This is a terrible post, considering that I am writing it for a site devoted to history. Because here is what I have to say: Sometimes I ignore history.
Or at least, recorded history.
I write historical romances set during La Belle Époque. Here is the thing about historical romances: They really are, in essence, historical fantasies. Except instead of hobbits and wizards fighting over My Precioussss, we have seemingly British–Britain being a rather inescapable setting for historical romances these days—lords and ladies off on a reluctant quest for love.
But as with all fantasies, world-building is an important element. A rich, textured world contribute to the vibrancy and believability of the story. In my case, my job requires me to bring alive a slice of the fin-de-siècle.
Sometimes history is fairly clear-cut. In my third book, Not Quite a Husband, the hero and the heroine travel through Northwest Frontier of British India (today’s Northwest Frontier Province of Pakistan) and are caught in the Swat Valley Uprising of 1897. There is only one commonly used route to get from Chitral to Malakand. Once I find that route, that is the route on which they travel. There are several accounts of the fierce battle of Malakand, during which two British garrisons, one in the tiny fort at Chakdarra, and a much larger encampment beneath the Fort of Malakand, were besieged for a week by tens, if not hundreds, of thousands of rebels, intending on removing the British presence from their mountain fastness. But the accounts more or less agree with each other and provide a well-documented—at least from the British side—narrative of that eventful week.
In such a case, my job is simple.
There are other times, however, when the history is less clear-cut—and even less well-documented. The history of the secret service, for example. You will never guess from the title, but my latest book, His at Night, features a ♫ secret agent man…♫ (The investigation is his at night, definitely.)
The book is set in 1897 and the hero has been an agent of the crown since 1884. It is pretty obvious he is not a member of the intelligence service attached to either the War Office or the Navy. The Special Branch of the Metropolitan Police had been in existence since 1883, but its original purpose was to fight Irish bombings. My hero, on the other hand, is initiated into the service by his great-aunt, who is many things, but probably not one to infiltrate anarchist groups.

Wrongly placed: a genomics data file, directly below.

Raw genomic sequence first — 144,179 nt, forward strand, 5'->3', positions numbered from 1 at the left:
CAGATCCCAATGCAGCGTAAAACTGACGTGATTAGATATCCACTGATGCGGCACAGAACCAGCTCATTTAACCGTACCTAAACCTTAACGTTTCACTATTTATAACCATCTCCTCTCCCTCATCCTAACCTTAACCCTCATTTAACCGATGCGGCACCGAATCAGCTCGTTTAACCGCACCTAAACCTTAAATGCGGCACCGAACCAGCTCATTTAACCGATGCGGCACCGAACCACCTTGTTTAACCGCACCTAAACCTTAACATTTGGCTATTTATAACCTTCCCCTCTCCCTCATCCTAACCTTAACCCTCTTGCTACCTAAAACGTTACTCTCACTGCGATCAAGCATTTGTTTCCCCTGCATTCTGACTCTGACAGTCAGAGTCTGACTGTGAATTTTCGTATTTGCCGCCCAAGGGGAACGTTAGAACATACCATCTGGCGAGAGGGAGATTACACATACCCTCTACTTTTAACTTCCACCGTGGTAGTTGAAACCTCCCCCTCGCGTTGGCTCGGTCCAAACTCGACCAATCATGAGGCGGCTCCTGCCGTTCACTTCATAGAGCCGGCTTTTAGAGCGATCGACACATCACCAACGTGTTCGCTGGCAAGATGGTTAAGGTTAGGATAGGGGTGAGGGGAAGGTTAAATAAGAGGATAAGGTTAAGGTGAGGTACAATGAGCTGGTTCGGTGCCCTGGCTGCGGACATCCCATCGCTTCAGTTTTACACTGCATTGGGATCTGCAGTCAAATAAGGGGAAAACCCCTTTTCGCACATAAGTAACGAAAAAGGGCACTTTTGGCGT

What to do?
I decided to go by the most famous example of the secret agent of the day–the most famous literary example, that is: Mr. Mycroft Holmes.
Mycroft Holmes has never been given any official title, and yet “occasionally he is the British government […] the most indispensable man in the country.” Also, “the conclusions of every department are passed to him, and he is the central exchange, the clearinghouse, which makes out the balance. All other men are specialists, but his specialism is omniscience.” Doesn’t that sound to you like a description of the head of the secret service, one with a large network of agents at his disposal? It sounds that way to me. So if Arthur Conan Doyle, who was then a writer of contemporary commercial fiction, could have his public accept the perception of such an anonymous governmental organization headed by such an essentially anonymous person, then I have a good deal of freedom in my writing.
What about the social status and class of the men and women who did work as secret agents? History tells us that it is mostly those of the lower middle class who participated in the secret service, the gentlemen and the ladies of the era too haughty and delicate to dirty their hands so. I had a look at some of the most famous recent examples of fan fiction, the Sherlock Holmes and Mary Russell mysteries by Laurie R. King. In her books, King firmly establishes Sherlock Holmes as, yes, a gentleman. And if Sherlock Holmes, who hired out his service for pay, is gentleman, then his brother and secret super-agent Mycroft Holmes is by definition a gentleman also.
The fact is, our modern understanding of what constitutes the social elite is nothing like what it was a hundred and twenty years ago. And in today’s workaholic culture, we are deeply suspicious of a man of leisure—the erstwhile definition of a gentleman. It is not enough for us that a man has the right parentage and education and attends the right parties and sits beautifully on a horse, he has to have some sort of more useful endeavor–and spying is, for the modern reader, one of the accepted fields of expertise. And so that’s why sometimes you ignore your research and plow right on ahead with a hero who is both a lord of the realm and a secret agent. (And a Greek god to boot, but that’s a topic for another day. 🙂 )
His at Night is RITA award® finalist Sherry Thomas’s fourth book and goes on sale today.
Love is hottest in the darkness before dawn.
Elissande Edgerton is a desperate woman, a virtual prisoner in the home of her tyrannical uncle. Only through marriage can she claim the freedom she craves. But how to catch the perfect man?
Lord Vere is used to baiting irresistible traps. As a secret agent for the government, he’s tracked down some of the most devious criminals in London, all the while maintaining his cover as one of Society’s most harmless—and idiotic—bachelors. But nothing can prepare him for the scandal of being ensnared by Elissande.
Forced into a marriage of convenience, Elissande and Vere are each about to discover that they’re not the only one with a hidden agenda. With seduction their only weapon—and a dark secret from the past endangering both their lives—can they learn to trust each other even as they surrender to a passion that won’t be denied?